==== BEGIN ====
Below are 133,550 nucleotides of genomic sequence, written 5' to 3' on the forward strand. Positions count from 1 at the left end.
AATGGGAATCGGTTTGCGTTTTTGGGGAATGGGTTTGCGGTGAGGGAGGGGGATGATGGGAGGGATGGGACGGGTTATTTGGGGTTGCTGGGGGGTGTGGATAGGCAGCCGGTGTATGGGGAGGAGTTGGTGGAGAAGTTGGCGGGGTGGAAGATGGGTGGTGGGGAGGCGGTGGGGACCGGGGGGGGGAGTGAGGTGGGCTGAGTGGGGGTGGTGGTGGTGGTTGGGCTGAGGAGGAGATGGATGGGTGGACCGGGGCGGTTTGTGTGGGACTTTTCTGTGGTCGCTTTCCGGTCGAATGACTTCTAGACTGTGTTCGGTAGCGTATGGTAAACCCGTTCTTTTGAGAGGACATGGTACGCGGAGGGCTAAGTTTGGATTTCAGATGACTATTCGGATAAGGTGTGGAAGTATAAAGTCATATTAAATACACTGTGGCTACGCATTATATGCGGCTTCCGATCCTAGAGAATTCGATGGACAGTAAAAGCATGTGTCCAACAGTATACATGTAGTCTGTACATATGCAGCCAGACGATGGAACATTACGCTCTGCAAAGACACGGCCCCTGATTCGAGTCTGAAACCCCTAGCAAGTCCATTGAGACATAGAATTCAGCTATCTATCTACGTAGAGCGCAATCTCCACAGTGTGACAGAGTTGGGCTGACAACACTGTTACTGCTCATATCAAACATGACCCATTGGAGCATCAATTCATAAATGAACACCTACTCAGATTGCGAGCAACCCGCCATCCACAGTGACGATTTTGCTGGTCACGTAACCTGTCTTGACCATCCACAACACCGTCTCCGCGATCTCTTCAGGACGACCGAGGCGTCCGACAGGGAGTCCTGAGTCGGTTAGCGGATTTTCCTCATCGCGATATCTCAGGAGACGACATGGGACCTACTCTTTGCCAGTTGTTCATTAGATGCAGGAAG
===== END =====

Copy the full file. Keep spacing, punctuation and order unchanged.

Below are 133,550 nucleotides of genomic sequence, written 5' to 3' on the forward strand. Positions count from 1 at the left end.
AATGGGAATCGGTTTGCGTTTTTGGGGAATGGGTTTGCGGTGAGGGAGGGGGATGATGGGAGGGATGGGACGGGTTATTTGGGGTTGCTGGGGGGTGTGGATAGGCAGCCGGTGTATGGGGAGGAGTTGGTGGAGAAGTTGGCGGGGTGGAAGATGGGTGGTGGGGAGGCGGTGGGGACCGGGGGGGGGAGTGAGGTGGGCTGAGTGGGGGTGGTGGTGGTGGTTGGGCTGAGGAGGAGATGGATGGGTGGACCGGGGCGGTTTGTGTGGGACTTTTCTGTGGTCGCTTTCCGGTCGAATGACTTCTAGACTGTGTTCGGTAGCGTATGGTAAACCCGTTCTTTTGAGAGGACATGGTACGCGGAGGGCTAAGTTTGGATTTCAGATGACTATTCGGATAAGGTGTGGAAGTATAAAGTCATATTAAATACACTGTGGCTACGCATTATATGCGGCTTCCGATCCTAGAGAATTCGATGGACAGTAAAAGCATGTGTCCAACAGTATACATGTAGTCTGTACATATGCAGCCAGACGATGGAACATTACGCTCTGCAAAGACACGGCCCCTGATTCGAGTCTGAAACCCCTAGCAAGTCCATTGAGACATAGAATTCAGCTATCTATCTACGTAGAGCGCAATCTCCACAGTGTGACAGAGTTGGGCTGACAACACTGTTACTGCTCATATCAAACATGACCCATTGGAGCATCAATTCATAAATGAACACCTACTCAGATTGCGAGCAACCCGCCATCCACAGTGACGATTTTGCTGGTCACGTAACCTGTCTTGACCATCCACAACACCGTCTCCGCGATCTCTTCAGGACGACCGAGGCGTCCGACAGGGAGTCCTGAGTCGGTTAGCGGATTTTCCTCATCGCGATATCTCAGGAGACGACATGGGACCTACTCTTTGCCAGTTGTTCATTAGATGCAGGAAG